Taming Trillium: Visitor Tackles Trails in Wheelchair

Author: Adam Schmuki | 03/16/19

Tackling Trillium

Adam Schmuki navigates trails in his wheelchair at Trillium Community Forest on Whidbey Island in March 2019.

As temperatures rise and spring approaches, many people are starting to hit the trails on the islands. Adam Schmuki, a 28-year-old graduate student at Arizona State University, decided to try out the trails at Trillium Community Forest in his wheelchair recently. Trillium Community Forest is a 721-acre community forest near Freeland that offers trails at varying degrees of difficulty. A recently constructed portion is the ADA-compliant Bounty Loop trail, which is wider and features a packed gravel surface. Adam started at Bounty Loop and continued to other trails at the expansive preserve. He shared his account:

On a Saturday morning in March, I went to Trillium Community Forest for the first time. I am from the deserts of Arizona so it was scenery shock – like walking through a fairytale. It was amazing even if it was a little cold.

I use a manual wheelchair 26 inches (88 centimeters) wide. I started from the ADA Bounty Loop Trail and headed back to Happy Trails. Some of the trails are wide enough to be double-track and many are single. My chair just barely fits in the single-track sections of trail. I scraped some of the plants that fall over into the trail, but none of them have stickers. The weather was great the time I was there with the only issues being the slight flooding and mud on some of the trails due to the recent snow and rain.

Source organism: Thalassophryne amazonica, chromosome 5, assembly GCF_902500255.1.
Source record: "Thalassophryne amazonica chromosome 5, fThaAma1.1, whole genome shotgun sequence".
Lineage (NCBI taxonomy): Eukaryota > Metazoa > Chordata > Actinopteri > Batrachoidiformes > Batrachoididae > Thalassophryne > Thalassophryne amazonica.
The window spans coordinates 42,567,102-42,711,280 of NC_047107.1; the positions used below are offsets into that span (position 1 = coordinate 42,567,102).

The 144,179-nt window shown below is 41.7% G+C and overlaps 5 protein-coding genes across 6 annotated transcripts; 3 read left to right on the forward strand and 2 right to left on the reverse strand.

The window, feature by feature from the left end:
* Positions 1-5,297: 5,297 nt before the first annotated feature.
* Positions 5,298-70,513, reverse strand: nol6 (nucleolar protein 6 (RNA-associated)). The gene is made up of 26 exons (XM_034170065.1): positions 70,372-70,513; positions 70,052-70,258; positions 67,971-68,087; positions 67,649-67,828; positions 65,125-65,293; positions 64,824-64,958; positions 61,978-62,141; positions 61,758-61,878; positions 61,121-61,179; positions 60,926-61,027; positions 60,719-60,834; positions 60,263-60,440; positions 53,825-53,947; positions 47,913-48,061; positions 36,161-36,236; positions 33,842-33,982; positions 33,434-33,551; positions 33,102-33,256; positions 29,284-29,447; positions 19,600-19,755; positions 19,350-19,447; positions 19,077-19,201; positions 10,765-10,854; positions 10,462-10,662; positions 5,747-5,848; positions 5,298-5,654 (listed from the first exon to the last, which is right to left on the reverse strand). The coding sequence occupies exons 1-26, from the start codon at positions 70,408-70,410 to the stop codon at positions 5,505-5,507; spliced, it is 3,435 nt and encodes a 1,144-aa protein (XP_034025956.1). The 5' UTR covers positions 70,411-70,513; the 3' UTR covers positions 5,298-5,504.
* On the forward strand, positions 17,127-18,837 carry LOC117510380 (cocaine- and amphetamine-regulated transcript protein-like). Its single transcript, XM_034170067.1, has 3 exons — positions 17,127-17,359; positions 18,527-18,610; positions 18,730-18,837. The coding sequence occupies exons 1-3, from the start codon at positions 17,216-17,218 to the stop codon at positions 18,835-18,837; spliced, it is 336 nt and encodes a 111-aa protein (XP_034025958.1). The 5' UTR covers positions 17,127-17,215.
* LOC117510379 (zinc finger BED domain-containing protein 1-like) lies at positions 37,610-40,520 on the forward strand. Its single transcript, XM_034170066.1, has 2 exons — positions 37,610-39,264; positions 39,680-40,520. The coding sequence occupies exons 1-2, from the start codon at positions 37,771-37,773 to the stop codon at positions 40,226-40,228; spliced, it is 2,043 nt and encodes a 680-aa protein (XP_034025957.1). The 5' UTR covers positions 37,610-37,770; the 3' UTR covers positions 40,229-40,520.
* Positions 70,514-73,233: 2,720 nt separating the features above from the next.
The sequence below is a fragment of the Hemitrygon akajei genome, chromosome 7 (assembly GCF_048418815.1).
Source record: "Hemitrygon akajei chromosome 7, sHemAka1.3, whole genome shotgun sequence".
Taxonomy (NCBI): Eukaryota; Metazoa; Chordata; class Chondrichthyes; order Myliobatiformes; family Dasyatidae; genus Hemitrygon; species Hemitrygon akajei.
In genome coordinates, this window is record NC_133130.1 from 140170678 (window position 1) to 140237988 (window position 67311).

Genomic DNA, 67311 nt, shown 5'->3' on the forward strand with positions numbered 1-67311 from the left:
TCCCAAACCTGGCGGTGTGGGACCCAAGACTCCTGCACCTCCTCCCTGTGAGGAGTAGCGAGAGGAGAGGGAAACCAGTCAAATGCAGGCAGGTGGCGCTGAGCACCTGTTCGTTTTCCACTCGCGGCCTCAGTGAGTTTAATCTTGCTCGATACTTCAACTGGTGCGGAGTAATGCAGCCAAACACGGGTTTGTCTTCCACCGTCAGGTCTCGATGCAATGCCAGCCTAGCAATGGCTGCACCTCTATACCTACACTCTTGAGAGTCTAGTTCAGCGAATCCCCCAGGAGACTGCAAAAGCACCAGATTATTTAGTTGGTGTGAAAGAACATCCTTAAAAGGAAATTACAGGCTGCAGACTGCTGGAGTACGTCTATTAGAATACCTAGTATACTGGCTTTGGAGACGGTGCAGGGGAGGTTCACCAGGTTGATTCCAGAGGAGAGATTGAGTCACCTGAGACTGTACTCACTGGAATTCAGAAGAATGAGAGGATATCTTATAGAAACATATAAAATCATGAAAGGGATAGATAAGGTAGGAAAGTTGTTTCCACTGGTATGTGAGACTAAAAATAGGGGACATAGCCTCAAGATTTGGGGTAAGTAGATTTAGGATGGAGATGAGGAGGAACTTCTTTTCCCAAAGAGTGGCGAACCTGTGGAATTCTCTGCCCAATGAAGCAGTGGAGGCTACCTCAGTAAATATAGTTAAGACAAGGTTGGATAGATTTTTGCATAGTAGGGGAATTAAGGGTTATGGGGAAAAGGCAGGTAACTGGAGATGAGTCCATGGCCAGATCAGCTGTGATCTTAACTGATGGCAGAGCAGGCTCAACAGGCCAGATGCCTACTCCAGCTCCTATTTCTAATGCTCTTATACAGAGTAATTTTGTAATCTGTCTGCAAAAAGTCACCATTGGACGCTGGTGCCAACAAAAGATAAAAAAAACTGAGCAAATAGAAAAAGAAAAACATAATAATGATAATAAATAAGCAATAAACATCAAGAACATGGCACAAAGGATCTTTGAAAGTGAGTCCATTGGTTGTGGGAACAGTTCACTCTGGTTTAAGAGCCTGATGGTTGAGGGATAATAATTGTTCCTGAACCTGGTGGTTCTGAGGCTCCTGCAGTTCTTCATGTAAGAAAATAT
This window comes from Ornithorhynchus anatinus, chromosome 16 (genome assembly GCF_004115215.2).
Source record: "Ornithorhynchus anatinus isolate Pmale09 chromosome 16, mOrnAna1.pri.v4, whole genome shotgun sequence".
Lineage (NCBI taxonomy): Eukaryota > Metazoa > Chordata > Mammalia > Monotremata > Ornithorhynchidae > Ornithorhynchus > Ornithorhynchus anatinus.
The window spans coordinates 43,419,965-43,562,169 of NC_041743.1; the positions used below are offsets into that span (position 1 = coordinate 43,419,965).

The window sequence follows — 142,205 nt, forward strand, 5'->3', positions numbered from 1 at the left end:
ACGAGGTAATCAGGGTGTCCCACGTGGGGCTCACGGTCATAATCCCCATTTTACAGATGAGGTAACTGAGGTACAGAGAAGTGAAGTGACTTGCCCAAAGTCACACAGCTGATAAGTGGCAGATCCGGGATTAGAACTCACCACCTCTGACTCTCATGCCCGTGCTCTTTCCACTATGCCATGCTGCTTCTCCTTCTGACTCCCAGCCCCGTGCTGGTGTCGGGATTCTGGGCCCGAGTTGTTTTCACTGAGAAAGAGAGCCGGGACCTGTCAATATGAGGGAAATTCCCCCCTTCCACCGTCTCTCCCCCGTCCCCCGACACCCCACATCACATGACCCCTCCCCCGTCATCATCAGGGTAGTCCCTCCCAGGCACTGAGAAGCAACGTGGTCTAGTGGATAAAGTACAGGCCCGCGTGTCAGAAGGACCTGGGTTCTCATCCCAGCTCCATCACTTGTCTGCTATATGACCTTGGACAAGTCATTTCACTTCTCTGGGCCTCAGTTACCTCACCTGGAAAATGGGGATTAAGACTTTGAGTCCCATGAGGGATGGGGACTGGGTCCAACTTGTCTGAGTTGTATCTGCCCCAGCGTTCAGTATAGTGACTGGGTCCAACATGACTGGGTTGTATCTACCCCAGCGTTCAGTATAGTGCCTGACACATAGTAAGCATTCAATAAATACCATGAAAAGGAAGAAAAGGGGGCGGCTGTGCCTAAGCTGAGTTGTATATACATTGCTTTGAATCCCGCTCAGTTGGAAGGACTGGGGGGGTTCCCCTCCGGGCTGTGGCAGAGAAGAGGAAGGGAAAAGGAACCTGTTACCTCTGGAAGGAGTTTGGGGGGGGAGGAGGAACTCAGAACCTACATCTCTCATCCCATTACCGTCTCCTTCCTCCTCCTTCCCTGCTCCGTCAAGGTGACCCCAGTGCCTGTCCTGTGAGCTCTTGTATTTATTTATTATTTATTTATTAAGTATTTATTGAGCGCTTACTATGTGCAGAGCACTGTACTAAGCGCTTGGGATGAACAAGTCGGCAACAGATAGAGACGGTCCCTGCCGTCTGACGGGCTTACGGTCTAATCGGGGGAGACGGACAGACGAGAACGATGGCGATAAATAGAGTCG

Raven Trail was especially beautiful, and I perfectly fit in it. Given my height, I felt surrounded by all the bushes and trees. Once I left Raven, we headed to Happy Trails, which had a few steep sections, but they were all incredibly wide. So, there were lots of options for different attack plans on the hills.

I want to go back soon and see some of the more difficult areas when the ground is less waterlogged. It’s definitely some of the most beautiful trails I have been on.

  • About the author: Guest author Adam Schmuki of Phoenix, Ariz., is working toward his Masters in Applied Linguistics at Arizona State University. He’s passionate about his education and and particularly how society interacts with people with physical disabilities. Adam was born with a spinal cord defect that paralyzed his legs. Although he could walk when he was younger, he has spent the past 15 years wheelchair bound.
  • View a Trail Map of Trillium Community Forest

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